Neonatal Sepsis by dr Hesham Tawakol, Consultant Neonatologist at Corniche Hospital, Abu Dhabi


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  • Twelve studies from eight Arabic countries including 2308 newborns with culture proven sepsis and clinical signs of sepsis reported that early onset sepsis ranged from 24 to 74%. Gram-negative organisms were the predominant pathogens in Libya, Egypt, Jordan, and Iraq (65–90% of all sepsis cases) with Klebsiella species (spp.), Serratia spp., Enterobacter spp., Escherichia coli, and Pseudomonas spp. being the most frequent bacteria. In Saudi Arabia, Bahrain and Kuwait, the Gram-positive microorganisms, coagulase negative Staphylocooci and Staphylococcus aureus were taking the lead (64–75%). Group B Streptococci were the predominant pathogen (24%) in the United Arab of Emirates (UAE). Candida species were emerging in Egypt, UAE, Bahrain, and Kuwait.
  • It is our practice to provide meningeal doses of ampicillin and gentamicin after a sepsis evaluation that does not include an initial LP. Blood culture can be negative in as many as 38 percent of infants with meningitis [5,47,48]. When CSF is obtained, it should be sent for Gram stain, routine culture, cell count with differential and protein and glucose concentrations
  • A complete blood count (CBC) obtained 6 to 12 hours after delivery may be helpful in the evaluation of early-onset sepsis. Although both the absolute neutrophil and the ratio of immature to total neutrophil counts (I/T ratio) have been used as markers for neonatal sepsis, they are more useful in identifying neonates who are unlikely to have sepsis than identifying those with sepsis
  • The clever bacteria met our challenge by creating beta lactamase, an enzyme that grants many bacteria immunity to penicillin-type antibiotics. In turn, we upped the ante by developing new kinds of antibiotics that trounced these beta lactamase-producing pathogens.But the bacteria weren't done yet. Some tricky little bugs had a trick up their metaphorical sleeves: Beta Lactamase model 2.0, known to us as extended-spectrum beta lactamase, or ESBL. This enzyme not only chops apart penicillins, but cephalosporin antibiotics, too New Delhi me New Delhi metallo-beta-lactamase 1 (NDM-1) is a newly-described metallo-beta-lactamase (MBL), first identified in 2008 in single isolates of Klebsiella pneumoniae and Escherichia coli, both recovered from a patient repatriated to Sweden after treatment in a hospital in New Delhi, IndiaMetallolactamase production can be detected by disk approximation test or Modified Hodge test and NDM -1 gene can be detected by polymerase chain reaction by the use of specific primer targeting the gene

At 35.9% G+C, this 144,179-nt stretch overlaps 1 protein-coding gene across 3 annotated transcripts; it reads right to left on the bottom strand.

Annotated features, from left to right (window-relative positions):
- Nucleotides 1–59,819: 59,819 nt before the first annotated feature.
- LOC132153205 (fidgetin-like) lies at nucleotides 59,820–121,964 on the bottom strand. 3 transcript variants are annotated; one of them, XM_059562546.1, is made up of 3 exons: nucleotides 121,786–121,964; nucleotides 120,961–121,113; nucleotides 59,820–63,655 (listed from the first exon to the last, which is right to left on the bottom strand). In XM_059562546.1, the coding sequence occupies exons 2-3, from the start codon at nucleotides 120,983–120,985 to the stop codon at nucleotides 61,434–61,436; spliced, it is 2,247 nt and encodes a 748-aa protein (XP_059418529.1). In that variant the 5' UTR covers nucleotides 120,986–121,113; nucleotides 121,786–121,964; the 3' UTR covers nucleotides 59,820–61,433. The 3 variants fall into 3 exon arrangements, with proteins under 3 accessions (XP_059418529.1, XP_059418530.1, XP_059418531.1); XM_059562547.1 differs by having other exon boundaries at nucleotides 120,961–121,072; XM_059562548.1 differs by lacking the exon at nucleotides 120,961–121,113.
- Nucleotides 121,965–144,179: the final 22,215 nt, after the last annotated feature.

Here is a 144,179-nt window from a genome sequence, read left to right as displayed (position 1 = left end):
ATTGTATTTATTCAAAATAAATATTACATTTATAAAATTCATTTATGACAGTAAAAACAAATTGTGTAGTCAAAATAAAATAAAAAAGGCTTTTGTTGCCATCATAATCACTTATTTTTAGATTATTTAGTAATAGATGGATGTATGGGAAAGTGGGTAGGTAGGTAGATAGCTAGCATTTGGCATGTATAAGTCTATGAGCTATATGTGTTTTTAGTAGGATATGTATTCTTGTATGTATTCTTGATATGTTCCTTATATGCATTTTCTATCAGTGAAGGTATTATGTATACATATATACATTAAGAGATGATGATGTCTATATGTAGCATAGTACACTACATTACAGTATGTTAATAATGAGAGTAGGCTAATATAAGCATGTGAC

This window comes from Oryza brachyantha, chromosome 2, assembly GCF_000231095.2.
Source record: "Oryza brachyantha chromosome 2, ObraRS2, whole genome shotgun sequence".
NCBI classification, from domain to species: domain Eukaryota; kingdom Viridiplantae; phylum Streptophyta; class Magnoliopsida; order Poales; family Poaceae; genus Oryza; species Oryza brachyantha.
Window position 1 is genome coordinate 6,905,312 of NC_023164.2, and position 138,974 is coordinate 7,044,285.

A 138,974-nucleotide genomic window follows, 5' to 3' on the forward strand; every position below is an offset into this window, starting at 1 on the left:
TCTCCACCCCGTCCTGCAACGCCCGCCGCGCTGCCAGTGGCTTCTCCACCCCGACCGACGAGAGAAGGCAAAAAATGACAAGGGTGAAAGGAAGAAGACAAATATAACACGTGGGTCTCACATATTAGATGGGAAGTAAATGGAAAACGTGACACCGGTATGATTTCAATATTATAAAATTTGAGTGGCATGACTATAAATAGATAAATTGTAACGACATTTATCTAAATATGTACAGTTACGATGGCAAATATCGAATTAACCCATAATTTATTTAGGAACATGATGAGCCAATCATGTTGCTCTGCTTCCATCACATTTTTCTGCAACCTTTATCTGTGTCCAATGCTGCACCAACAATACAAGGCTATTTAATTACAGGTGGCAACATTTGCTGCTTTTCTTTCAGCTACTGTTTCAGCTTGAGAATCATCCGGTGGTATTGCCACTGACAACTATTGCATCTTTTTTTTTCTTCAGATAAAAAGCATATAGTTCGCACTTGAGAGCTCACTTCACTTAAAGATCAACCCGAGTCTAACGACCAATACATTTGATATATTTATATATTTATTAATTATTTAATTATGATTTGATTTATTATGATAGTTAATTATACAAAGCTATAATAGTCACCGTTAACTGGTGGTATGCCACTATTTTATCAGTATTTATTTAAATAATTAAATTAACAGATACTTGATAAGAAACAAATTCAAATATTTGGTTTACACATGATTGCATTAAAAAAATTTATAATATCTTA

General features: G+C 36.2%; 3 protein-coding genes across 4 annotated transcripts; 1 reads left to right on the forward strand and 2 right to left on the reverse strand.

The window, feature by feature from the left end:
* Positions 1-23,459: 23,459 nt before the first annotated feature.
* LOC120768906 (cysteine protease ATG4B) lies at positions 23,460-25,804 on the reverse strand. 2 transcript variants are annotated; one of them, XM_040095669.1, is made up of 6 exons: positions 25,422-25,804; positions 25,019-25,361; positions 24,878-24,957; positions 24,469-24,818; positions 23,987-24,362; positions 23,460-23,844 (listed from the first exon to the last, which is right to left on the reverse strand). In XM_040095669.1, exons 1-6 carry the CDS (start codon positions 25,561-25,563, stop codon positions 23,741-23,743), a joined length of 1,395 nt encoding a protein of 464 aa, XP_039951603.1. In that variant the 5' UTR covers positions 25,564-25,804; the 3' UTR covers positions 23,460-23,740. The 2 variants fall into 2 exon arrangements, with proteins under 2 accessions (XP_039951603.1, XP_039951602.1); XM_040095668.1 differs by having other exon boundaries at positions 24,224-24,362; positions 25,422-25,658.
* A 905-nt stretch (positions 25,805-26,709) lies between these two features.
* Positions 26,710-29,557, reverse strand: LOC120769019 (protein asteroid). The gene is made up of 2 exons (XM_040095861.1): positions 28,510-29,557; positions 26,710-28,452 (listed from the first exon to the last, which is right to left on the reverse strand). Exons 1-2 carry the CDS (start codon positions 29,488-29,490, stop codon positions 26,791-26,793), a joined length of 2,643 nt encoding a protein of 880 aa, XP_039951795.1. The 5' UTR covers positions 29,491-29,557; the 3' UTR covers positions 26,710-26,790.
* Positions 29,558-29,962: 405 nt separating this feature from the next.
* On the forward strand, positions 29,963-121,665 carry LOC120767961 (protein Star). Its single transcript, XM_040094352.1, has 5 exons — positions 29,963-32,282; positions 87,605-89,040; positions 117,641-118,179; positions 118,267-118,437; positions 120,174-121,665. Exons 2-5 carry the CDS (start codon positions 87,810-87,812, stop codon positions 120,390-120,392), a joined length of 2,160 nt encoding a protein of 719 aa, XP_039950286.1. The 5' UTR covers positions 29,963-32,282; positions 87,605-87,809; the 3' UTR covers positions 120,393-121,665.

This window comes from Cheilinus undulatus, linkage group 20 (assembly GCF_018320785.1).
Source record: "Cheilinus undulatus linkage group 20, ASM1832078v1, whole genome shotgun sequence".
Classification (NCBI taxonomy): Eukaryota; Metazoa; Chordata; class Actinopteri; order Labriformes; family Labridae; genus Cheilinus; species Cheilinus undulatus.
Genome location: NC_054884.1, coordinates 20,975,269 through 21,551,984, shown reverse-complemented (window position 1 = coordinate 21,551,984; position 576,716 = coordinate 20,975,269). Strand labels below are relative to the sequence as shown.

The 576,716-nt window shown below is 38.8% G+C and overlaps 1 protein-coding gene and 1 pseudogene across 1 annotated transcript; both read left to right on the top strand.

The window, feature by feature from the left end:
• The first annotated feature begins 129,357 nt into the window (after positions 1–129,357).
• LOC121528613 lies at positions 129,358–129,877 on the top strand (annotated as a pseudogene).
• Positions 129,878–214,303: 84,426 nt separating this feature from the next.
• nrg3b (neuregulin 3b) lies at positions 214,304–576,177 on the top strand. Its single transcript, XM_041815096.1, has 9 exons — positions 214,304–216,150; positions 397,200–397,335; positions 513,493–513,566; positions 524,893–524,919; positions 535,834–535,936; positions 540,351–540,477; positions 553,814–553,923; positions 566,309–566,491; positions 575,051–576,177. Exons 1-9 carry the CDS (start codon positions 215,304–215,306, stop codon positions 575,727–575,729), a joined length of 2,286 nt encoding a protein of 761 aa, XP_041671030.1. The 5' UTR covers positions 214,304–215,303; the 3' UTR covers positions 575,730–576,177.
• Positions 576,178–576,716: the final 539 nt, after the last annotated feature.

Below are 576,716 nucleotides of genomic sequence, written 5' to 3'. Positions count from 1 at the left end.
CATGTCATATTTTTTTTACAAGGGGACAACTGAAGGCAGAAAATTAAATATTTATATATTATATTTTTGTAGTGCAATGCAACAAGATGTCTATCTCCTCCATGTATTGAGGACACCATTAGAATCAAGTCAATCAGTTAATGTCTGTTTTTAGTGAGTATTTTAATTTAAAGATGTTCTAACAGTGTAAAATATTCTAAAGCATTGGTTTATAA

• While a spontaneous or induced genetic mutation in bacteria may confer resistance to antimicrobial drugs, genes that confer resistance can be transferred between bacteria in a horizontal fashion by conjugation, transduction, or transformation.
  • Five Basic Mechanisms of Antibiotic Action against Bacterial Cells:Inhibition of Cell Wall Synthesis (most common mechanism)Inhibition of Protein Synthesis (Translation) (second largest class)Alteration of Cell MembranesInhibition of Nucleic Acid SynthesisAntimetabolite Activity
  • Neonatal Sepsis by dr Hesham Tawakol, Consultant Neonatologist at Corniche Hospital, Abu Dhabi

    1. 1. NEONATAL SEPSIS AND PREVENTION OF HEALTHCARE ASSOCIATED INFECTIONS Hesham Tawakol, MD, FAAP Consultant Neonatologist Al Corniche Hospital
    2. 2. Objectives  Neonatal sepsis  Drug Resistance  Prevention of Healthcare Associated Infections
    3. 3. Case    A preterm 28 weeks infant with history of RDS on nasal cannula 2 lpm 30% O2 has only PIV (DOL 20) Apnea – Bradycardia. Sepsis work up done. Vancomycin and amikacin. On CPAP (DOL 24) K. Pneumonia sensitive to meropenem, ciprofloxacin, amikacin and resistant to cefotaxime and ceftazidime. meropenem was initiated. Blood culture repeated, Baby on CMV 40% O2
    4. 4. Case   (DOL 26) blood culture +, baby deteriorating, Amikacin changed to ciprofloxacin. Blood culture repeated. , ECHO, head and abdominal US done with no focus (DOL 27) blood culture + Baby further deteriorates. On HFOV. Baby died secondary to DIC.
    5. 5. Do you think we have a problem?
    6. 6. Neonatal Sepsis  Bacterial  Viral Fungal 
    7. 7. Definition   In older medical literature, 1 week of age was considered the limit between EOS and LOS. More recently, EOS infection is any infection that manifest in the first 72 hours, LOS manifest after 72 hours of birth
    8. 8. Source of Infection   EOS is usually due to vertical transmission by ascending contaminated amniotic fluid or during vaginal delivery from bacteria colonizing or infecting the mother's lower genital tract LOS can be vertical from the mother or horizontal transmission from direct contact with care providers or environmental sources
    9. 9. Early Onset Sepsis in Full Term in USA 4 20 4 46 26 Soll PJ et al, Pediatr Infect Dis J. 2005;24(7):635–63 GBS Other Strept E coli Enterococcus S.Aureus
    10. 10. Early Onset Sepsis in VLBW in USA 9 11 49 14 17 E coli CONS GBS Other strept Other Gram pos Soll PJ et al, Pediatr Infect Dis J. 2005;24(7):635–63
    11. 11. Early Onset Sepsis in Developing Countries 9 10 35 21 25 Klebseilla S.Aureus E coli Pseudomonas GBS Ziadi et al, Pediatr Infect Dis J. 2009;28(suppl 1):S10–S18
    12. 12. Epidemiology    The overall incidence of neonatal sepsis ranges from 1 to 5 cases per 1000 live births. The estimated incidence is lower in term infants, with a reported rate of 1 to 2 cases per 1000 live births The incidence of early-onset sepsis has decreased primarily as a reduction of GBS infections due to the use of intrapartum antibiotic prophylaxis
    13. 13. Epidemiology CDC, GBS Prophylaxis guidelines 2010